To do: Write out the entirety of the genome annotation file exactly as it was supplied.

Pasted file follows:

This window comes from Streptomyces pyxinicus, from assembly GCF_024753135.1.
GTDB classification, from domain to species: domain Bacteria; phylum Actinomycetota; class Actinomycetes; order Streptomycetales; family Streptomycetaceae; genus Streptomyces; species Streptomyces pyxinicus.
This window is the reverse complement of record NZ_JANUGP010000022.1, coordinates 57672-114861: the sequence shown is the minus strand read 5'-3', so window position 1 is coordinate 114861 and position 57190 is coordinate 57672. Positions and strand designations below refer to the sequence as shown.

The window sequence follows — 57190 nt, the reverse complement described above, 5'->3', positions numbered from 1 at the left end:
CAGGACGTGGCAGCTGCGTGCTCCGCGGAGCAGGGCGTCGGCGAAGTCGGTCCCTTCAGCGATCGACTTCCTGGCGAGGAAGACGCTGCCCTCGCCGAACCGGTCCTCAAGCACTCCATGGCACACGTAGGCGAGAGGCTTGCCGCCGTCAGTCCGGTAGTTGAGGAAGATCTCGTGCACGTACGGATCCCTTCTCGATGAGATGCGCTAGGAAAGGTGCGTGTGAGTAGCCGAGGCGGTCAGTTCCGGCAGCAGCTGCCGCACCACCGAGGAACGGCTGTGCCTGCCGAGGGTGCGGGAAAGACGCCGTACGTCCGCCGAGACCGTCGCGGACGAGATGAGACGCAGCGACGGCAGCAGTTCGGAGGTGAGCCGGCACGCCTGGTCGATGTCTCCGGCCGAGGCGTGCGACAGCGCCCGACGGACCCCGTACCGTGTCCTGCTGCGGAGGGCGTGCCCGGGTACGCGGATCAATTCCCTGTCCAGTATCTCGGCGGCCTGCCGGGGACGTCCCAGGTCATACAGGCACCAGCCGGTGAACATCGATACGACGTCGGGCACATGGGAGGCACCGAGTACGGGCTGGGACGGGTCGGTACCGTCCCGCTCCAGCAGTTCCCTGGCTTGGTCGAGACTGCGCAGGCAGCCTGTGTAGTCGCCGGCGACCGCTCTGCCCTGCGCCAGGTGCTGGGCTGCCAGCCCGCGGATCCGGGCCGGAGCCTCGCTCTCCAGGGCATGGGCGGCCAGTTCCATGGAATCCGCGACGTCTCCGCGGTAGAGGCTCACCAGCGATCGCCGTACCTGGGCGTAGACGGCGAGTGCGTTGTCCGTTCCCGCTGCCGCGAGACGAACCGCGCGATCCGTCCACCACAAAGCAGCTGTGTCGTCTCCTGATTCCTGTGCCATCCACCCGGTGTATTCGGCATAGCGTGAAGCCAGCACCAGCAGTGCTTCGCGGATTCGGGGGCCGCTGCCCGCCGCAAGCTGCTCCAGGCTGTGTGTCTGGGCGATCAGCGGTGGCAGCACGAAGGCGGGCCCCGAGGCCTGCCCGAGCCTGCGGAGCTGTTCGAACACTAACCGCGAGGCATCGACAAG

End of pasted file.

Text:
This window comes from Streptomyces pyxinicus, from assembly GCF_024753135.1.
GTDB classification, from domain to species: domain Bacteria; phylum Actinomycetota; class Actinomycetes; order Streptomycetales; family Streptomycetaceae; genus Streptomyces; species Streptomyces pyxinicus.
This window is the reverse complement of record NZ_JANUGP010000022.1, coordinates 57672-114861: the sequence shown is the minus strand read 5'-3', so window position 1 is coordinate 114861 and position 57190 is coordinate 57672. Positions and strand designations below refer to the sequence as shown.

The window sequence follows — 57190 nt, the reverse complement described above, 5'->3', positions numbered from 1 at the left end:
CAGGACGTGGCAGCTGCGTGCTCCGCGGAGCAGGGCGTCGGCGAAGTCGGTCCCTTCAGCGATCGACTTCCTGGCGAGGAAGACGCTGCCCTCGCCGAACCGGTCCTCAAGCACTCCATGGCACACGTAGGCGAGAGGCTTGCCGCCGTCAGTCCGGTAGTTGAGGAAGATCTCGTGCACGTACGGATCCCTTCTCGATGAGATGCGCTAGGAAAGGTGCGTGTGAGTAGCCGAGGCGGTCAGTTCCGGCAGCAGCTGCCGCACCACCGAGGAACGGCTGTGCCTGCCGAGGGTGCGGGAAAGACGCCGTACGTCCGCCGAGACCGTCGCGGACGAGATGAGACGCAGCGACGGCAGCAGTTCGGAGGTGAGCCGGCACGCCTGGTCGATGTCTCCGGCCGAGGCGTGCGACAGCGCCCGACGGACCCCGTACCGTGTCCTGCTGCGGAGGGCGTGCCCGGGTACGCGGATCAATTCCCTGTCCAGTATCTCGGCGGCCTGCCGGGGACGTCCCAGGTCATACAGGCACCAGCCGGTGAACATCGATACGACGTCGGGCACATGGGAGGCACCGAGTACGGGCTGGGACGGGTCGGTACCGTCCCGCTCCAGCAGTTCCCTGGCTTGGTCGAGACTGCGCAGGCAGCCTGTGTAGTCGCCGGCGACCGCTCTGCCCTGCGCCAGGTGCTGGGCTGCCAGCCCGCGGATCCGGGCCGGAGCCTCGCTCTCCAGGGCATGGGCGGCCAGTTCCATGGAATCCGCGACGTCTCCGCGGTAGAGGCTCACCAGCGATCGCCGTACCTGGGCGTAGACGGCGAGTGCGTTGTCCGTTCCCGCTGCCGCGAGACGAACCGCGCGATCCGTCCACCACAAAGCAGCTGTGTCGTCTCCTGATTCCTGTGCCATCCACCCGGTGTATTCGGCATAGCGTGAAGCCAGCACCAGCAGTGCTTCGCGGATTCGGGGGCCGCTGCCCGCCGCAAGCTGCTCCAGGCTGTGTGTCTGGGCGATCAGCGGTGGCAGCACGAAGGCGGGCCCCGAGGCCTGCCCGAGCCTGCGGAGCTGTTCGAACACTAACCGCGAGGCATCGACAAG